Absent some other indication of legislative intent, the wording of this provision would appear, on its face, to limit the application of the mediation arbitration procedure to situations where the parties are negotiating a collective bargaining agreement which either constitutes the first collective bargaining agreement between the parties or a new agreement to replace an existing or expired agreement.... [Nlowhere in the procedures outlined in Sec. 111.70(4)(cm)6, Stats., is there any indication that the legislature anticipated its application to deadlocks other than those which might occur in collective bargaining for a new agreement in this sense. ... [W]e conclude that the mediation-arbitration provisions contained in Sec. 111.70(4)(cm)6, Stats., are only applicable to deadlocks which occur in: ... (3) negotiations for an initial collective bargaining agreement where no such agreement exists.

Dane County, however, did not deal with the issue of accreted positions.

In Greendale School Dist., Dec. No. 20184 (WERC 1982), WERC addressed the issue of whether an agreement concerning newly accreted positions is a "new collective bargaining agreement." WERC, in a 2-1 decision with Commissioner Herman Torosian dissenting, found that it was not. That determination was upheld by the circuit court. Milwaukee Dist. Council 48 v. WERC, No. 603-055 (Milwaukee County Cir. Ct. Oct. 17, 1983). The case was then appealed to this court. The attorney general, on behalf of WERC, informed this court that he would not be filing a brief and that WERC's initial decision did not represent "the view of the majority of the present commission either as regards the proper statutory interpretation or the proper outcome." We dismissed the case as moot for other reasons. (2)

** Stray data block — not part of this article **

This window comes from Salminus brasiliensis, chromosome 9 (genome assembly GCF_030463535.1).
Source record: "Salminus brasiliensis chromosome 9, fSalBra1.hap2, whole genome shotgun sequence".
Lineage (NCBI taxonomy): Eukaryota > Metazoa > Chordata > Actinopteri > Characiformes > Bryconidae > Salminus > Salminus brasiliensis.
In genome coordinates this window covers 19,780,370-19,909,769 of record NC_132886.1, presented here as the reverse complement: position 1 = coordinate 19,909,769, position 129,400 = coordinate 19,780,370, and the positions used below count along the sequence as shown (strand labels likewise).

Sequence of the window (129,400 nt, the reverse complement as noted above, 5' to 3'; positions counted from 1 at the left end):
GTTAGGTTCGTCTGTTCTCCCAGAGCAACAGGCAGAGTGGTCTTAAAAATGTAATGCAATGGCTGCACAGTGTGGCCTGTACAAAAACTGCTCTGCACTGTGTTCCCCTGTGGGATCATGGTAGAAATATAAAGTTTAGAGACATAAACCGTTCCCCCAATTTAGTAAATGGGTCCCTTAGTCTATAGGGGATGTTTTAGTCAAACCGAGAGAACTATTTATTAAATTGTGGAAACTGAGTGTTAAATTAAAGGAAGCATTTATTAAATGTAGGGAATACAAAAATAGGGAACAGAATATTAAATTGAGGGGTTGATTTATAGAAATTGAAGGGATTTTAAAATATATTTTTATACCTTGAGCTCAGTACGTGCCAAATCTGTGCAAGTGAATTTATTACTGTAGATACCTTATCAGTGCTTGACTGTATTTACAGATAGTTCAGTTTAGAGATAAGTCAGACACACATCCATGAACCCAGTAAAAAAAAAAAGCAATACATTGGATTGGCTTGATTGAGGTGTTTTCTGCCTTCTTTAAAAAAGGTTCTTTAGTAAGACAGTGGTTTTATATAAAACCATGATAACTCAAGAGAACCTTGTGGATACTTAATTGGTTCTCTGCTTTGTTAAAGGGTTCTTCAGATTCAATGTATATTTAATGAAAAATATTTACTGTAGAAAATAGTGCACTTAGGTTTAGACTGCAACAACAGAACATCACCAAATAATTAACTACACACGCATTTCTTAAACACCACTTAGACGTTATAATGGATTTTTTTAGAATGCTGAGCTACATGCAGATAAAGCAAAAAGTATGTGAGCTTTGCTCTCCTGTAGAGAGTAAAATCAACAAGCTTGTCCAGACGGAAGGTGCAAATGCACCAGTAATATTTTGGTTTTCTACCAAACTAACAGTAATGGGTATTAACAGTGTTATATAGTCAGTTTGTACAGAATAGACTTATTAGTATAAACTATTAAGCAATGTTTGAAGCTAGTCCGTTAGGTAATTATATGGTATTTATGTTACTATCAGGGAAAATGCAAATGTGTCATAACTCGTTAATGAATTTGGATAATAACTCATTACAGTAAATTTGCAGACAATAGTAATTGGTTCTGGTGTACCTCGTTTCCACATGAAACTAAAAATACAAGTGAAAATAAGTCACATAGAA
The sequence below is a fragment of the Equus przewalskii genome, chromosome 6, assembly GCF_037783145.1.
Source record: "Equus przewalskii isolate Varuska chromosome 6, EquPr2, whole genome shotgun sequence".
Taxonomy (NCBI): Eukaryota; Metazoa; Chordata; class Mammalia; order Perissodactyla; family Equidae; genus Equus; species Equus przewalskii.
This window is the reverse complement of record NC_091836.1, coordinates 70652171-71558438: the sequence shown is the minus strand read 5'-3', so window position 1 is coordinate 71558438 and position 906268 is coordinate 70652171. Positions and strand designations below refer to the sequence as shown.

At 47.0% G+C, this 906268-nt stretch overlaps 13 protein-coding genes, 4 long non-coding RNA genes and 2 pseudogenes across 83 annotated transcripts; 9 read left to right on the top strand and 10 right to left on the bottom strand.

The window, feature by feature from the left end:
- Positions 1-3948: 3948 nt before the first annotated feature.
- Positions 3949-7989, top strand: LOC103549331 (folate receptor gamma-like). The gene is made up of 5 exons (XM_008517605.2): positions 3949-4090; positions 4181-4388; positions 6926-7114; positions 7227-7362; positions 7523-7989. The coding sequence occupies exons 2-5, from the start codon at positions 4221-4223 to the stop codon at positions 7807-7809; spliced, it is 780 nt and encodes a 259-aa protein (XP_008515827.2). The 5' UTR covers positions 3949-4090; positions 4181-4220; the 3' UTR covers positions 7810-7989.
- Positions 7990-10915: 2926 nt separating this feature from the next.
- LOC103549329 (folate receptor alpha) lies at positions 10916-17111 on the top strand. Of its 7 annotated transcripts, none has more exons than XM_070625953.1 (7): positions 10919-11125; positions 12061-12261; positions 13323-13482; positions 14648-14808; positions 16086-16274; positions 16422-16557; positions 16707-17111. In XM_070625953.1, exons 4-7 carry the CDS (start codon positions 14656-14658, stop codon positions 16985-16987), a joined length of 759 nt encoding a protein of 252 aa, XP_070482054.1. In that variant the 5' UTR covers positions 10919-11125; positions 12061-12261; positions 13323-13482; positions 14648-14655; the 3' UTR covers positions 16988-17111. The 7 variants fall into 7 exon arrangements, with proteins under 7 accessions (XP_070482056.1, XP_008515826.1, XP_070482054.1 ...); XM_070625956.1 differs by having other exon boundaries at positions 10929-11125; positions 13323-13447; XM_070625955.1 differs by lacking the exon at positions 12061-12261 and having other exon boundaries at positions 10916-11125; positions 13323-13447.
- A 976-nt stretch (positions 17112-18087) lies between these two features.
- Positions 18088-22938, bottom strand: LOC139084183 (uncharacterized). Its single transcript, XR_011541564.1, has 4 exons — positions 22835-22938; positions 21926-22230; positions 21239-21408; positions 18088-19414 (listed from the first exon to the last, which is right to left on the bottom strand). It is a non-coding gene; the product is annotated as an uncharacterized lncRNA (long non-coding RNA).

Subsequently, in City of Eau Claire, Dec. No. 22795-C at 18 (WERC 1986) , the commission stated: "We think it appropriate that the Examiner and parties be apprised that Commissioner Torosian's dissent in Greendale Schools represents the view of at least a majority of the present commission." Disregarding Eau Claire, however, WERC has now reverted to its initial position in the current case. Wausau School Dist., Dec. No. 25972 (WERC 1989). Since WERC decided this case, it has ruled at least one other time in Wood County, Dec. No. 26178 (WERC 1989).

WERC does not deny that as the composition of the commission changed, its opinion on this issue has also varied. However, WERC argues that because it never explicitly reversed Greendale School, the law, as opposed to the commissioner's individual opinions, has remained substantially unchanged. We disagree. The letter to the court and the language in the Eau Claire decision alerted litigants to WERC's new opinion on the correct interpretation of the statute. It would require an enormous stretch of logic to label WERC's contortions on this issue as "substantially uniform," and we therefore decline to accord deference to its most recent interpretation.

Having determined that our review is de novo, we next examine the statute itself. Section 111.70(4)(cm)6, Stats., states in part:

Interest arbitration. If a dispute has not been settled after a reasonable period of negotiation ... and the parties are deadlocked with respect to any dispute between them over wages, hours and conditions of employment to be included in a new collective bargaining agreement, either party, or the parties jointly, may petition the commission, in writing, to initiate compulsory, final and binding arbitration, as provided in this paragraph.